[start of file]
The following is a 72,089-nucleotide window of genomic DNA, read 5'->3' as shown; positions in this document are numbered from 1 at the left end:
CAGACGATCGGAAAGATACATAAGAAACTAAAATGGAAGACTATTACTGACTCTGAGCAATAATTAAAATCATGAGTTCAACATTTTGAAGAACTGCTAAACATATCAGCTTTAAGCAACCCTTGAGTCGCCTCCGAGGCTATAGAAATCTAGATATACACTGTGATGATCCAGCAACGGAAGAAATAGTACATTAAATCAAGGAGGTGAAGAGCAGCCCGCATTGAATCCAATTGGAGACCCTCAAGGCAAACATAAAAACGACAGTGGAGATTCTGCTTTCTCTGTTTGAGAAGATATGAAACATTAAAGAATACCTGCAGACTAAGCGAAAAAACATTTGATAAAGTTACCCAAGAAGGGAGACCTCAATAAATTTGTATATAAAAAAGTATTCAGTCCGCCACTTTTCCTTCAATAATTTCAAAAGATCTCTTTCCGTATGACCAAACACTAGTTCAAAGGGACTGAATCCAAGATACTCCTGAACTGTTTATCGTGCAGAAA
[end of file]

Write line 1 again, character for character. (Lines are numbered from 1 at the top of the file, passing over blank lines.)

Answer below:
The following is a 72,089-nucleotide window of genomic DNA, read 5'->3' as shown; positions in this document are numbered from 1 at the left end: